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American Journal of Primatology 70:6977 (2008) RESEARCH ARTICLE
 

Summary: American Journal of Primatology 70:69­77 (2008)
RESEARCH ARTICLE
Landscape Attributes Affecting Patch Occupancy by Howler Monkeys (Alouatta
palliata mexicana) at Los Tuxtlas, Mexico
VI´CTOR ARROYO-RODRI´GUEZ1Ã, SALVADOR MANDUJANO2
, AND JULIETA BENI´TEZ-MALVIDO3
1
Divisio´n de Posgrado, Instituto de Ecologi´a A.C., Congregacio´n el Haya, Xalapa, Veracruz, Mexico
2
Departamento de Biodiversidad y Ecologi´a Animal, Instituto de Ecologi´a A.C., Xalapa, Veracruz, Mexico
3
Centro de Investigaciones en Ecosistemas, Universidad Nacional Auto´noma de Me´xico, Morelia, Michoaca´n, Mexico
Understanding how forest cover is related to patch attributes such as size, shape, and isolation, and how
this influences the occurrence of a species in fragmented landscapes is an important question in landscape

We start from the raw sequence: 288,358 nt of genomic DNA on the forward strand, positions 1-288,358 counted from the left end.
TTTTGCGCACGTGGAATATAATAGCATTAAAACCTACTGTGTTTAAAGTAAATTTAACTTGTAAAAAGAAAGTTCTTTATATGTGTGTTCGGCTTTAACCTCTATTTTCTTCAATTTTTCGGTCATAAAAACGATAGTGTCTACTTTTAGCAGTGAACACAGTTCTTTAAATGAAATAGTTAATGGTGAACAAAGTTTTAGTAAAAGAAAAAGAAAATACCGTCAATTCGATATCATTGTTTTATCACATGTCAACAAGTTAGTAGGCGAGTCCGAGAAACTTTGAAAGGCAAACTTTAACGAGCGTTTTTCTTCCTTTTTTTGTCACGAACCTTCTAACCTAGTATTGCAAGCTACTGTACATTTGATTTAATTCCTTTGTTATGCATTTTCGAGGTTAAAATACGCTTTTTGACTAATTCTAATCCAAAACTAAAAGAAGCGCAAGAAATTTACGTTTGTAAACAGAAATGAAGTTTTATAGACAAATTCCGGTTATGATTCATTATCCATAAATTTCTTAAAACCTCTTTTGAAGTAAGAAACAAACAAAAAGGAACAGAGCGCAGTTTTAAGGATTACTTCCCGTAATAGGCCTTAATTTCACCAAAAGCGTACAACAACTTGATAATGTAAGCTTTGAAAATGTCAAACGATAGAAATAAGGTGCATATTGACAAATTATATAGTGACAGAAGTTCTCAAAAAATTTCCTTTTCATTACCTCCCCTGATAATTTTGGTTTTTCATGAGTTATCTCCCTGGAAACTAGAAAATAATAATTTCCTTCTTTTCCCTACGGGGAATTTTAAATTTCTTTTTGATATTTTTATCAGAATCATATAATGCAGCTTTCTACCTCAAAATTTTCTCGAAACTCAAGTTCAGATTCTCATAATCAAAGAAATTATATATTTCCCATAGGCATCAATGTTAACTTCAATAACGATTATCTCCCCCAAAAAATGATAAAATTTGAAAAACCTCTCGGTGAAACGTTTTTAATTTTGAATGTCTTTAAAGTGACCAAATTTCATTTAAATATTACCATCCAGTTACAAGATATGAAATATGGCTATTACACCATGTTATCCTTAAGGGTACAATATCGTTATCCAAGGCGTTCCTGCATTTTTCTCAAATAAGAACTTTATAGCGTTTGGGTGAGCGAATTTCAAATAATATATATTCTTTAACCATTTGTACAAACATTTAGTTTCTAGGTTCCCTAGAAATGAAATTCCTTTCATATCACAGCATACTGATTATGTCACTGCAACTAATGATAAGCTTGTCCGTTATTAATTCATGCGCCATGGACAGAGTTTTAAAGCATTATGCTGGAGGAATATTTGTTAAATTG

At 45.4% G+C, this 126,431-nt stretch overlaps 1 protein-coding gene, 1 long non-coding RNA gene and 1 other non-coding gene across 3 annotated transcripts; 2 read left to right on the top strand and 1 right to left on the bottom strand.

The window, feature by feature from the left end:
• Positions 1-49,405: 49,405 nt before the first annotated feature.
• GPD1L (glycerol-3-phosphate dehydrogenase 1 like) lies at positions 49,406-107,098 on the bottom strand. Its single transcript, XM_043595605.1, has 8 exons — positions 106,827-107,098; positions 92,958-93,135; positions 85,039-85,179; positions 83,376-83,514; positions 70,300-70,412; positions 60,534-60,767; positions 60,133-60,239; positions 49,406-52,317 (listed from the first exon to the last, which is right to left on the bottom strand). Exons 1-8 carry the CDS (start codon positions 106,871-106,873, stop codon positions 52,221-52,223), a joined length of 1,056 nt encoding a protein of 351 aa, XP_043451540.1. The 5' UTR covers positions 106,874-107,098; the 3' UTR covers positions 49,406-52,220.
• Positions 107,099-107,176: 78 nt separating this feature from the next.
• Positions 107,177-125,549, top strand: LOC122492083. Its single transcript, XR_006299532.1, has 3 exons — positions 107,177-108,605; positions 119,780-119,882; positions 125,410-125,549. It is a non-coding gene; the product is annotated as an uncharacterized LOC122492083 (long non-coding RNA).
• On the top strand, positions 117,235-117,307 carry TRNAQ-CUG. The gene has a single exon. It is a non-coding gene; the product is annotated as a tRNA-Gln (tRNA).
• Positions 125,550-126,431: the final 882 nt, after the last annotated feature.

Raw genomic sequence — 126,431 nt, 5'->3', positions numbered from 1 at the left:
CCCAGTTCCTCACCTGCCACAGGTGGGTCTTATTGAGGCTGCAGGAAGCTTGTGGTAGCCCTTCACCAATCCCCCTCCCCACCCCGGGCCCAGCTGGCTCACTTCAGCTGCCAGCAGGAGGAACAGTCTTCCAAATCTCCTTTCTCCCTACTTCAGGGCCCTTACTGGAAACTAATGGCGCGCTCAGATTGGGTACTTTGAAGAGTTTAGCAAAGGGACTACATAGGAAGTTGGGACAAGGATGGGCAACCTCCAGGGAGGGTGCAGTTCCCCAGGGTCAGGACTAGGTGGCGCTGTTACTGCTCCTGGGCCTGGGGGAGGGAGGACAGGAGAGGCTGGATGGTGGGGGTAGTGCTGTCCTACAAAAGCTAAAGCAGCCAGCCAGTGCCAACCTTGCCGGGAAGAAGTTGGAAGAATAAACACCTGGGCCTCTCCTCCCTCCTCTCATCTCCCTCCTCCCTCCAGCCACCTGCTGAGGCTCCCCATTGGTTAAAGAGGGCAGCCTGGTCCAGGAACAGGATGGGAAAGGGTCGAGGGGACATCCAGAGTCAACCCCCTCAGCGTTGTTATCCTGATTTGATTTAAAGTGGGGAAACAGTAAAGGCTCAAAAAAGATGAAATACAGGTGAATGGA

ecology and conservation biology. To study the effects of fragmentation on patch occupancy by the
critically endangered Mexican mantled howler monkey (Alouatta palliata mexicana) in the Los Tuxtlas
region of Mexico, we selected three landscapes of ca. 5,000 ha, which differed in their remaining forest
cover (24, 11, and 4%). For each landscape, we related patch occupancy to forest cover, patch size and
shape, and four isolation parameters. Landscape attributes varied according to forest cover, and the
percentage of occupation was greater in landscapes with more forest cover. The attributes affecting the

  

Source: Arroyo Rodríguez, Víctor - Centro de Investigaciones en Ecosistemas, Universidad Nacional Autónoma de México

 

Collections: Biology and Medicine; Environmental Sciences and Ecology